David Weinberger considers what it means that machines now construct their own models for understanding data, quite divorced from our own (more simplistic) models. “The nature of computer-based justification is not at all like human justification. It is alien,” Weinberger writes. "But ‘alien’ doesn’t mean ‘wrong.’ When it comes to understanding how things are, the machines may be closer to the truth than we humans ever could be.”
The complexity of this alien logic often makes it completely opaque to humans—even those who program it. If we can’t understand the basis of machine-delivered “truths,” Weinberger suggests, they become categorically different from what we’ve always considered to be “knowledge”:
Clearly our computers have surpassed us in their power to discriminate, find patterns, and draw conclusions. That’s one reason we use them. Rather than reducing phenomena to fit a relatively simple model, we can now let our computers make models as big as they need to. But this also seems to mean that what we know depends upon the output of machines the functioning of which we cannot follow, explain, or understand. … If knowing has always entailed being able to explain and justify our true beliefs — Plato’s notion, which has persisted for over two thousand years — what are we to make of a new type of knowledge, in which that task of justification is not just difficult or daunting but impossible? …
One reaction to this could be to back off from relying upon computer models that are unintelligible to us so that knowledge continues to work the way that it has since Plato. This would mean foreswearing some types of knowledge. We foreswear some types of knowledge already: The courts forbid some evidence because allowing it would give police an incentive for gathering it illegally. Likewise, most research institutions require proposed projects to go through an institutional review board to forestall otherwise worthy programs that might harm the wellbeing of their test subjects.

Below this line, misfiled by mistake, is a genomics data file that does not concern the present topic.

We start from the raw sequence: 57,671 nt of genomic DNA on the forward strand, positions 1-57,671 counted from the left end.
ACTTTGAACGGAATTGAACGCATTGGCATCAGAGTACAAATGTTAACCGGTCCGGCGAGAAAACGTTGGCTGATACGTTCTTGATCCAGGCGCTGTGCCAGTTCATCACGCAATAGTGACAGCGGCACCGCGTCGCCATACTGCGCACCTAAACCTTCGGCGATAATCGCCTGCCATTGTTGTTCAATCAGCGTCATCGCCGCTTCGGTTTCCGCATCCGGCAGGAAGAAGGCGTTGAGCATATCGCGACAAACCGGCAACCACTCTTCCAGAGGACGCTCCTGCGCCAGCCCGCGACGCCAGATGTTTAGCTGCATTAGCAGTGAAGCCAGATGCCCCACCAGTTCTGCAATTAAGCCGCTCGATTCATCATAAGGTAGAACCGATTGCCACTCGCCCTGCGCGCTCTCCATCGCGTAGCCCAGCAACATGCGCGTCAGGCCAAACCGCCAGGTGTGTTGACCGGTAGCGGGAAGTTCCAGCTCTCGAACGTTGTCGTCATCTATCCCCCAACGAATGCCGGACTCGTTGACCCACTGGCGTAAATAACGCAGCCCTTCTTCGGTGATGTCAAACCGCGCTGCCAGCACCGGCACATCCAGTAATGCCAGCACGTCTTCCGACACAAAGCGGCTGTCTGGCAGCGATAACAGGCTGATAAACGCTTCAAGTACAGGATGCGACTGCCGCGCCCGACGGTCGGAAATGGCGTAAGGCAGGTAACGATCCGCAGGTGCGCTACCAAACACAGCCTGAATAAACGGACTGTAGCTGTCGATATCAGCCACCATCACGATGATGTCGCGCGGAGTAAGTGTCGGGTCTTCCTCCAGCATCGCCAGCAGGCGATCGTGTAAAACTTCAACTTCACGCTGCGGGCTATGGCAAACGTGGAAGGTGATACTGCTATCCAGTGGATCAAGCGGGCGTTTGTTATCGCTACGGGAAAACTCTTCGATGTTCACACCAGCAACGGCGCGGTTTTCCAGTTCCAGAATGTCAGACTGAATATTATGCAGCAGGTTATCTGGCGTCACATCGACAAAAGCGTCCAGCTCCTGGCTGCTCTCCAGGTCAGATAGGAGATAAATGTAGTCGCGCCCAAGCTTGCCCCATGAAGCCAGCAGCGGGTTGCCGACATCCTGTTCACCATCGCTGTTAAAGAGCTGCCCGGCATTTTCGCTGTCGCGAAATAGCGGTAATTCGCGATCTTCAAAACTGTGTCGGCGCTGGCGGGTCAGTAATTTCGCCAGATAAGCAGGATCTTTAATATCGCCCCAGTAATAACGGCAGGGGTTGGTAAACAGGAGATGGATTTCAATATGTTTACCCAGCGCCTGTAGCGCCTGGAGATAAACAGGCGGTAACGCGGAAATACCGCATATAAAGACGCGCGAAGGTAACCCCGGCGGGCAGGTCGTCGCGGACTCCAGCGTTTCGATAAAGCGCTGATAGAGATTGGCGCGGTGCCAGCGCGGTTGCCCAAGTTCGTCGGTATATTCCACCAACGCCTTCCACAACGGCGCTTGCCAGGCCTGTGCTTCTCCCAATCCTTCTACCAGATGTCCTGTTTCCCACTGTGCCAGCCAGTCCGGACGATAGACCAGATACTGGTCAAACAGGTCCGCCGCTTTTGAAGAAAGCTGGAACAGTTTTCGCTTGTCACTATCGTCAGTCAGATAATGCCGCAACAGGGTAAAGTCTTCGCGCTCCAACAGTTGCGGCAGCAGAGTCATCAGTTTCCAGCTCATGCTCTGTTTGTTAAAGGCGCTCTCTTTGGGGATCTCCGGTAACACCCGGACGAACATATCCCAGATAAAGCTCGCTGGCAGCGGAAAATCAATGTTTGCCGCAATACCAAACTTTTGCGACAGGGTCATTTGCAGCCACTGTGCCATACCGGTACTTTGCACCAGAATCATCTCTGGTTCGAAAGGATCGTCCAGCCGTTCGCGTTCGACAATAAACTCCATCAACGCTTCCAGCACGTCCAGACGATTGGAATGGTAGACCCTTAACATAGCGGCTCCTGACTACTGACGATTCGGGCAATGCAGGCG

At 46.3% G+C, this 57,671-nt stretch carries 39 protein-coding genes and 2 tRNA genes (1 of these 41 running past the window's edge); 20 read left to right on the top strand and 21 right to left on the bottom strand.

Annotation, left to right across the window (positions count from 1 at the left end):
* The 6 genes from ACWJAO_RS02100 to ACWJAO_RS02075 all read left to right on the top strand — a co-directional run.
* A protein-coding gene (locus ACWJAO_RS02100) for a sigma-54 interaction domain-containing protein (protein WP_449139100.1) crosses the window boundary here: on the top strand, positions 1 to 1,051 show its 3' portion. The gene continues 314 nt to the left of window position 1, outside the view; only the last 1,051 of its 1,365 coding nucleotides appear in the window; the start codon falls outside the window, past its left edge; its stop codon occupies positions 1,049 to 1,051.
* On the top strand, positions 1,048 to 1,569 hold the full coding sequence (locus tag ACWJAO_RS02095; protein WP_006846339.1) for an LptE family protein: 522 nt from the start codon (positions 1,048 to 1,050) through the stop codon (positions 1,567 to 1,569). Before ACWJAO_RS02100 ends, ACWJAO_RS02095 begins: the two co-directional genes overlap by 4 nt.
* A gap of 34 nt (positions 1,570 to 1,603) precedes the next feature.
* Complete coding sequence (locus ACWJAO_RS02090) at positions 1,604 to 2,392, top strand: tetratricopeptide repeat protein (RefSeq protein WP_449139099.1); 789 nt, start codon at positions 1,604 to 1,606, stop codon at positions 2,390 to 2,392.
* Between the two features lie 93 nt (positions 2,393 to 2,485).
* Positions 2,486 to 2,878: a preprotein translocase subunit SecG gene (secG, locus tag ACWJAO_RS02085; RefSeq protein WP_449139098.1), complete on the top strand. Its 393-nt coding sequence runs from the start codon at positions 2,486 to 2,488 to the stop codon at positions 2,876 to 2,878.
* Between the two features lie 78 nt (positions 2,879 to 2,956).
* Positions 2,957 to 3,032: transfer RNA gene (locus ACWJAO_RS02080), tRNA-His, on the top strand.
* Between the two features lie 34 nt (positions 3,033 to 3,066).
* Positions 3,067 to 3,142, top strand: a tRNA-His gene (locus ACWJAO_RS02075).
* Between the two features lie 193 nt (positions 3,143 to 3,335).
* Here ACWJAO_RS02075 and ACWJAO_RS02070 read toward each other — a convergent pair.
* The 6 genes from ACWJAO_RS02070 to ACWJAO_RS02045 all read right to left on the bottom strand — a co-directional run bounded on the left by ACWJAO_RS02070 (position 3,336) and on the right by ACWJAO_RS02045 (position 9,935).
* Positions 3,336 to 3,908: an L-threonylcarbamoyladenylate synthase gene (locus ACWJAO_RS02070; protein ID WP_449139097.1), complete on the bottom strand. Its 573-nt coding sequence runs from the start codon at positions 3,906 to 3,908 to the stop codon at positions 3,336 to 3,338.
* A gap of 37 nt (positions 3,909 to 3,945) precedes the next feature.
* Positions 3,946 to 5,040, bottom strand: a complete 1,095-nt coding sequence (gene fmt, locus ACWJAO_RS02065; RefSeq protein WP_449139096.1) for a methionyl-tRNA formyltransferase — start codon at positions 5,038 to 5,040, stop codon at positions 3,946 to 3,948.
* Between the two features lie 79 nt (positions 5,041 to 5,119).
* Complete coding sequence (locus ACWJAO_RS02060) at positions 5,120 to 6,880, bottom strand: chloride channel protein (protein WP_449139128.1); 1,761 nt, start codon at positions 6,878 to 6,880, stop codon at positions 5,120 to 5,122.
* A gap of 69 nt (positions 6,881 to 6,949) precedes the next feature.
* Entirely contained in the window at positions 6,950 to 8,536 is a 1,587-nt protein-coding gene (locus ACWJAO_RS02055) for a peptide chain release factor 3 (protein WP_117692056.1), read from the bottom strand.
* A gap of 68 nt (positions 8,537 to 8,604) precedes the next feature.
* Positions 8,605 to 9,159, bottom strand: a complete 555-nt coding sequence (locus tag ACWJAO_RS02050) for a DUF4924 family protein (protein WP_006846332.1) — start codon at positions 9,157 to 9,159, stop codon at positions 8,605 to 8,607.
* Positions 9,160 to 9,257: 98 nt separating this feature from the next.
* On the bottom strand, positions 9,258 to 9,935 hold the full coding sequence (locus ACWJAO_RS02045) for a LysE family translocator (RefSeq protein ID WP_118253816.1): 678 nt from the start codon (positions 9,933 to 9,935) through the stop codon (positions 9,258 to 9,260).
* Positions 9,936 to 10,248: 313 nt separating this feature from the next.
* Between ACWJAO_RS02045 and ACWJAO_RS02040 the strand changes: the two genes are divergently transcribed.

This is super-intriguing: what are the circumstances where the stakes are so high that we simply can’t allow ourselves to trust the conclusions of our machines, not matter how confident we may be in the algorithm? When it comes to “forbidden” areas of machine-learning models, Weinberger points out credit agencies are already forbidden from tying certain predictive models to credit scores. If the machines decide that certain races, religions or ethnicities are prone to lower or higher credit scores, for example, credit agencies are legally forbidden from acting on that info.
The reason this is a dangerous area is because the machines’ conclusions are only as valuable as the training data we feed to them. And that training data depends on the perspective (and bias) of the folks who collect it:
For example, a system that was trained to evaluate the risks posed by individuals up for bail let hardened white criminals out while keeping in jail African Americans with less of a criminal record. The system was learning from the biases of the humans whose decisions were part of the data. The system the CIA uses to identify targets for drone strikes initially suggested a well-known Al Jazeera journalist because the system was trained on a tiny set of known terrorists. Human oversight is obviously still required, especially when we’re talking about drone strikes instead of categorizing cucumbers.
We’re still in the early days of what this oversight and machine-human partnership might look like, but we’re going to have to learn fast. Machine learning has suddenly become inexpensive and accessible to a whole range of organizations and uses, and we see it everywhere. This revolution has revealed the complexity of everyday systems at the same time that it’s let us cut right through them through the capacity and speed of modern computing—even if we don’t understand how we got there.
Where once we saw simple laws operating on relatively predictable data, we are now becoming acutely aware of the overwhelming complexity of even the simplest of situations. Where once the regularity of the movement of the heavenly bodies was our paradigm, and life’s constant unpredictable events were anomalies — mere “accidents,” a fine Aristotelian concept that differentiates them from a thing’s “essential” properties — now the contingency of all that happens is becoming our paradigmatic example.
This is bringing us to locate knowledge outside of our heads. We can only know what we know because we are deeply in league with alien tools of our own devising. Our mental stuff is not enough.